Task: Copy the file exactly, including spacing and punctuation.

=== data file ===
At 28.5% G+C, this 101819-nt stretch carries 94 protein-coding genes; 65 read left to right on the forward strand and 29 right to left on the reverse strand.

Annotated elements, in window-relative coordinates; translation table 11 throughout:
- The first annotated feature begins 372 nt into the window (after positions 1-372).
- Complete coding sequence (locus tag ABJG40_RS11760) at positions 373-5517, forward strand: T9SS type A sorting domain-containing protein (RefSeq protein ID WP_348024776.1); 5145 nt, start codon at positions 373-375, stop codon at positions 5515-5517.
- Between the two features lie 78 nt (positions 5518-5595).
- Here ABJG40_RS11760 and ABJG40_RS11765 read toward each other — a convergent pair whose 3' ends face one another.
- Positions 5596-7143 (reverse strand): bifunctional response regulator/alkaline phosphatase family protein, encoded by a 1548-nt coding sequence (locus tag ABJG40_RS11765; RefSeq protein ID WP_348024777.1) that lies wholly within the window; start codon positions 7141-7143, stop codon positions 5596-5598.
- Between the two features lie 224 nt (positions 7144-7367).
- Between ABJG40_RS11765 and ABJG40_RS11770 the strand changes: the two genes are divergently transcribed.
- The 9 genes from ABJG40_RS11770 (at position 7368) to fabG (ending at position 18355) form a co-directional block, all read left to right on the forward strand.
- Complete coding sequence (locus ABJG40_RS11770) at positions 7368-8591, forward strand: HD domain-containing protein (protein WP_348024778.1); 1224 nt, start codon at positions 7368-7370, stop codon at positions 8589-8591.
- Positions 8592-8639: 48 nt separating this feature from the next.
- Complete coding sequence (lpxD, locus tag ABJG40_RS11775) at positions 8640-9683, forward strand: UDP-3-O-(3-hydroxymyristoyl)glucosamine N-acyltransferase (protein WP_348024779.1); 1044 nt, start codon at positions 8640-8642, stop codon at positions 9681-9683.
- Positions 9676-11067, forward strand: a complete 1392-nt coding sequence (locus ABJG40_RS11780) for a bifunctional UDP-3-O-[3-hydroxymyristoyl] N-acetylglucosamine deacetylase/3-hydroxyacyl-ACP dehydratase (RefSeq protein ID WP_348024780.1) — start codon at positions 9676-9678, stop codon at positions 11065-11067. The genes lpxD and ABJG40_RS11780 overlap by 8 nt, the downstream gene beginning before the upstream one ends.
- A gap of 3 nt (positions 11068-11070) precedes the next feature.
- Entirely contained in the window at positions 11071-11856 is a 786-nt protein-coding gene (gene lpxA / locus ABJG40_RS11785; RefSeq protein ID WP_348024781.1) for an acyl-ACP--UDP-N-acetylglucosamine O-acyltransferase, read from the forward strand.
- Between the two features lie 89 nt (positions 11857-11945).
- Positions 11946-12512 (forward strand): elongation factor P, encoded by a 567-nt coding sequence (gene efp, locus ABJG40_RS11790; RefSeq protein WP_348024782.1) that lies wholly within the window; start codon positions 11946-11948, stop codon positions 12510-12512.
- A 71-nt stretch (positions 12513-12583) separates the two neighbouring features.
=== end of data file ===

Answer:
At 28.5% G+C, this 101819-nt stretch carries 94 protein-coding genes; 65 read left to right on the forward strand and 29 right to left on the reverse strand.

Annotated elements, in window-relative coordinates; translation table 11 throughout:
- The first annotated feature begins 372 nt into the window (after positions 1-372).
- Complete coding sequence (locus tag ABJG40_RS11760) at positions 373-5517, forward strand: T9SS type A sorting domain-containing protein (RefSeq protein ID WP_348024776.1); 5145 nt, start codon at positions 373-375, stop codon at positions 5515-5517.
- Between the two features lie 78 nt (positions 5518-5595).
- Here ABJG40_RS11760 and ABJG40_RS11765 read toward each other — a convergent pair whose 3' ends face one another.
- Positions 5596-7143 (reverse strand): bifunctional response regulator/alkaline phosphatase family protein, encoded by a 1548-nt coding sequence (locus tag ABJG40_RS11765; RefSeq protein ID WP_348024777.1) that lies wholly within the window; start codon positions 7141-7143, stop codon positions 5596-5598.
- Between the two features lie 224 nt (positions 7144-7367).
- Between ABJG40_RS11765 and ABJG40_RS11770 the strand changes: the two genes are divergently transcribed.
- The 9 genes from ABJG40_RS11770 (at position 7368) to fabG (ending at position 18355) form a co-directional block, all read left to right on the forward strand.
- Complete coding sequence (locus ABJG40_RS11770) at positions 7368-8591, forward strand: HD domain-containing protein (protein WP_348024778.1); 1224 nt, start codon at positions 7368-7370, stop codon at positions 8589-8591.
- Positions 8592-8639: 48 nt separating this feature from the next.
- Complete coding sequence (lpxD, locus tag ABJG40_RS11775) at positions 8640-9683, forward strand: UDP-3-O-(3-hydroxymyristoyl)glucosamine N-acyltransferase (protein WP_348024779.1); 1044 nt, start codon at positions 8640-8642, stop codon at positions 9681-9683.
- Positions 9676-11067, forward strand: a complete 1392-nt coding sequence (locus ABJG40_RS11780) for a bifunctional UDP-3-O-[3-hydroxymyristoyl] N-acetylglucosamine deacetylase/3-hydroxyacyl-ACP dehydratase (RefSeq protein ID WP_348024780.1) — start codon at positions 9676-9678, stop codon at positions 11065-11067. The genes lpxD and ABJG40_RS11780 overlap by 8 nt, the downstream gene beginning before the upstream one ends.
- A gap of 3 nt (positions 11068-11070) precedes the next feature.
- Entirely contained in the window at positions 11071-11856 is a 786-nt protein-coding gene (gene lpxA / locus ABJG40_RS11785; RefSeq protein ID WP_348024781.1) for an acyl-ACP--UDP-N-acetylglucosamine O-acyltransferase, read from the forward strand.
- Between the two features lie 89 nt (positions 11857-11945).
- Positions 11946-12512 (forward strand): elongation factor P, encoded by a 567-nt coding sequence (gene efp, locus ABJG40_RS11790; RefSeq protein WP_348024782.1) that lies wholly within the window; start codon positions 11946-11948, stop codon positions 12510-12512.
- A 71-nt stretch (positions 12513-12583) separates the two neighbouring features.